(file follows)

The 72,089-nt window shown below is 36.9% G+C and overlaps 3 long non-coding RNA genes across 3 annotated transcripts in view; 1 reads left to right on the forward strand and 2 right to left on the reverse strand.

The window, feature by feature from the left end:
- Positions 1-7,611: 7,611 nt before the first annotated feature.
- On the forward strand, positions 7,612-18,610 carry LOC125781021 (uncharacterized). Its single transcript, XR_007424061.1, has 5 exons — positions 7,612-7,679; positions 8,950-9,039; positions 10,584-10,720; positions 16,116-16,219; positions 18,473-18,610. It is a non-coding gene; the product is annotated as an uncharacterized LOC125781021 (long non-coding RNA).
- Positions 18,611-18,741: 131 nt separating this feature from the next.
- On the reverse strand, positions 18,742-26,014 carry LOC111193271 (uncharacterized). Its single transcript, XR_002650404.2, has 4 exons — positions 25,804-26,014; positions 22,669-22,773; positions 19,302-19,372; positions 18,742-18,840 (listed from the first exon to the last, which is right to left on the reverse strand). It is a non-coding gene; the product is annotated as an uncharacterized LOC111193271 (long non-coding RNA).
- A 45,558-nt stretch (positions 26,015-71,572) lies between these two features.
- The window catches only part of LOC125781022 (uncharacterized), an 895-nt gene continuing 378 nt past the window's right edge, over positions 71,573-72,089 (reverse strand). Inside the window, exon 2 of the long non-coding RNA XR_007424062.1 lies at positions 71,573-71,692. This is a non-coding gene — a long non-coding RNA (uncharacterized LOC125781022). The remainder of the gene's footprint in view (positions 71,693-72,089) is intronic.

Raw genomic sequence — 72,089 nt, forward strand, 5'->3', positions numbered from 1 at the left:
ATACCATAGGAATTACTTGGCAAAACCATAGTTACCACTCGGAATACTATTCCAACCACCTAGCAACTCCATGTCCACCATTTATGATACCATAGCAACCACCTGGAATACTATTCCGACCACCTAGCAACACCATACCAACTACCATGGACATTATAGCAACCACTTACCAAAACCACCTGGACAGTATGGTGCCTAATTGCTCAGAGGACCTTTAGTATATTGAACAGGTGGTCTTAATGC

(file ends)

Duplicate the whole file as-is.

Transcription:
The 72,089-nt window shown below is 36.9% G+C and overlaps 3 long non-coding RNA genes across 3 annotated transcripts in view; 1 reads left to right on the forward strand and 2 right to left on the reverse strand.

The window, feature by feature from the left end:
- Positions 1-7,611: 7,611 nt before the first annotated feature.
- On the forward strand, positions 7,612-18,610 carry LOC125781021 (uncharacterized). Its single transcript, XR_007424061.1, has 5 exons — positions 7,612-7,679; positions 8,950-9,039; positions 10,584-10,720; positions 16,116-16,219; positions 18,473-18,610. It is a non-coding gene; the product is annotated as an uncharacterized LOC125781021 (long non-coding RNA).
- Positions 18,611-18,741: 131 nt separating this feature from the next.
- On the reverse strand, positions 18,742-26,014 carry LOC111193271 (uncharacterized). Its single transcript, XR_002650404.2, has 4 exons — positions 25,804-26,014; positions 22,669-22,773; positions 19,302-19,372; positions 18,742-18,840 (listed from the first exon to the last, which is right to left on the reverse strand). It is a non-coding gene; the product is annotated as an uncharacterized LOC111193271 (long non-coding RNA).
- A 45,558-nt stretch (positions 26,015-71,572) lies between these two features.
- The window catches only part of LOC125781022 (uncharacterized), an 895-nt gene continuing 378 nt past the window's right edge, over positions 71,573-72,089 (reverse strand). Inside the window, exon 2 of the long non-coding RNA XR_007424062.1 lies at positions 71,573-71,692. This is a non-coding gene — a long non-coding RNA (uncharacterized LOC125781022). The remainder of the gene's footprint in view (positions 71,693-72,089) is intronic.

Raw genomic sequence — 72,089 nt, forward strand, 5'->3', positions numbered from 1 at the left:
ATACCATAGGAATTACTTGGCAAAACCATAGTTACCACTCGGAATACTATTCCAACCACCTAGCAACTCCATGTCCACCATTTATGATACCATAGCAACCACCTGGAATACTATTCCGACCACCTAGCAACACCATACCAACTACCATGGACATTATAGCAACCACTTACCAAAACCACCTGGACAGTATGGTGCCTAATTGCTCAGAGGACCTTTAGTATATTGAACAGGTGGTCTTAATGC